Given your card pool, modifying food coats is likely your strongest option. There was an article on stimhack not too long ago that might interest you:
I am sure this has been asked before several times, my apologies, but who wins if the runner is running on archives which contains an Obokata Protocol and a “Shock!” with only 4 cards in hand and the runner chooses to take the Obokata Protocol?
Does he have the opportunity to choose to interact with the agenda first thus win the game and “avoid” the “Shock!” or does he have to take the “Shock!” first? Does placement in the Archives matter in this case and at all?
I am guessing the best option is to leave the Obokata, take the “Shock!” damage and come back with 5 cards in Hand, but I was curious what happens in a situation when the runner would steal the last agenda point and die to damage in the same run, who would win?
My understanding is that when a Runner has a successful run on Archives, they can choose the order in which they access cards, therefore if they ran with 4 cards in their Grip, they could access the Obokata Protocol first (provided they knew which card it was, either because it somehow went into Archives face up, or it is the only face down card in archives for example), pay the additional cost of 4 net damage to steal it, thus winning the game. They would not then need to access the Shock! (which would kill them), as the game is already over and won by the Runner.
Yes, this is correct. The runner chooses which order to access cards in Archives, and the game ends immediately once one player hits 7 points, so Shock! never happens.
(As an interesting aside, I believe the latter is a change from the original 90s Netrunner, where the game was only won once the run was over, so the runner needed to survive.)
Thank you both!
I think that the old version (the runner needs to complete the run) is more thematic, but I guess the runner has a slight handicap anyway (most of the time, I mean during most of the past metas) so this balances it out a little bit.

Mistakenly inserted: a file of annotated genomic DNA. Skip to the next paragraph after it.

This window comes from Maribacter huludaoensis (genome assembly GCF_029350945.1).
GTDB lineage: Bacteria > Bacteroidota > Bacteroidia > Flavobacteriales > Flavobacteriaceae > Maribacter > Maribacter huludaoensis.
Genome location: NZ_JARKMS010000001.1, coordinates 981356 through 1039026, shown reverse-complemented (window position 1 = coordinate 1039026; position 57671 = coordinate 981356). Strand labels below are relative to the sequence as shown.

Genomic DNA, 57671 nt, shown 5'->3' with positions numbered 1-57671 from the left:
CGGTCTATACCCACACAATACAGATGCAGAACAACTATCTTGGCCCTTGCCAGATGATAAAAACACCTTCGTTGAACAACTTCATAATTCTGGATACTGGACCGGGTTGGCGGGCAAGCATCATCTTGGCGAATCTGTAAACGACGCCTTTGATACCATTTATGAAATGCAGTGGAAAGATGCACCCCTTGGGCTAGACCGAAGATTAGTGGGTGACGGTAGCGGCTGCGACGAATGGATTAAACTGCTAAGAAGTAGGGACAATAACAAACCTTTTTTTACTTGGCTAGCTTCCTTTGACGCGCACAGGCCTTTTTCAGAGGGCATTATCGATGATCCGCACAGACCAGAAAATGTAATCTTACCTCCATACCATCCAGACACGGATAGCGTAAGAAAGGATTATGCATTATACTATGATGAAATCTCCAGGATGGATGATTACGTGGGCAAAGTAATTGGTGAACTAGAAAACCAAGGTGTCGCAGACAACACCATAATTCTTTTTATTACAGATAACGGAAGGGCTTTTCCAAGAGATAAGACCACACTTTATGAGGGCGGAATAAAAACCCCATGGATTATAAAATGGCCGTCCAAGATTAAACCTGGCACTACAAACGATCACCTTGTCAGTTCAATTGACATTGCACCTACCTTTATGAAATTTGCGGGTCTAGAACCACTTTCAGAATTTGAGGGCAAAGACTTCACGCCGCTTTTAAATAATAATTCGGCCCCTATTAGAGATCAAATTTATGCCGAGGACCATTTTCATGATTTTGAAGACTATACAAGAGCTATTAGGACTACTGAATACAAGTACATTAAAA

All cards in Archives are turned face up before the Runner decides what order to access them in, so they don’t need to know anything about the Obokata in advance.
Ah yes, I see in the FAQ now:
When accessing cards in Archives, the Runner turns all cards faceup in Archives before accessing them. Then he or she accesses and resolves individual cards one by one, in any order he or she wants.
New player, overwhelmed on what to buy.
I was a huge fan of the late 90’s original and finally picked up a core set. After a fair amount of games, it feels like the games don’t play as well as they could or as richly as I expected having played so much of the original.
I imagine that buying some more cards and referring to the new list of banned and restricted cards. However, it feels ludacris to have to spend 700 dollars just so my wife and I can play a game card game with the complete sets. On the other hand, we are both hardcore, competitive game nerds (on and off mid-stakes poker pros over the years, Magic local champ in jr. high, ect) and it feels like we aren’t going to have the rich depth of play with anything less than a full set.
The angst of loving a game but being sort of feeling insulted at the idea of paying hundreds of dollars for a stack of plastic playing cards has always been hard to resolve.
Say, if I just wanted skill-heavy, good games between the two of us, is there any middle ground between a 30 dollar investment and a 350 dollars (or more) investment?
thanks a lot.
You quite often see complete collections for sale on eBay or Facebook - try finding your local Netrunner group on FB or IRL and see if anyone’s selling. If you’re “hardcore”, I can understand wanting a complete collection - I wish I’d just bought a complete set second hand instead of a partial set (which I’ve now spent significantly more on completing!).
I’ve seen complete collections selling for around $250 upwards (depending on number of cores, storage solutions included, alt arts and promos included etc), so this might be a reasonable middle ground for you price-wise.
Would one full set be fine to share with my wife? Will we be wanting to construct decks with over lapping cards or will playing this game involve having to shuffle cards around a lot. Do we both need a set for this not to get messy?
When I played the original netrunner, my collection actually got mixed up with my brothers in what was a very upsetting incident at the time. After that the game was kind of less fun, as we tried to build from our shared pool.
Some cards like Sure Gamble and Hedge Fund are used in almost all corp and runner decks, so it’s nice to have multiples of those, however most sets that you buy from someone who is selling them will contain 2-3 core sets. Beyond that, if there are ever cards you want in more than one deck, just throw a random card in a sleeve and a piece of paper in it saying what it’s supposed to be. Even on game nights with other people, I’ve yet to meet anyone who minded.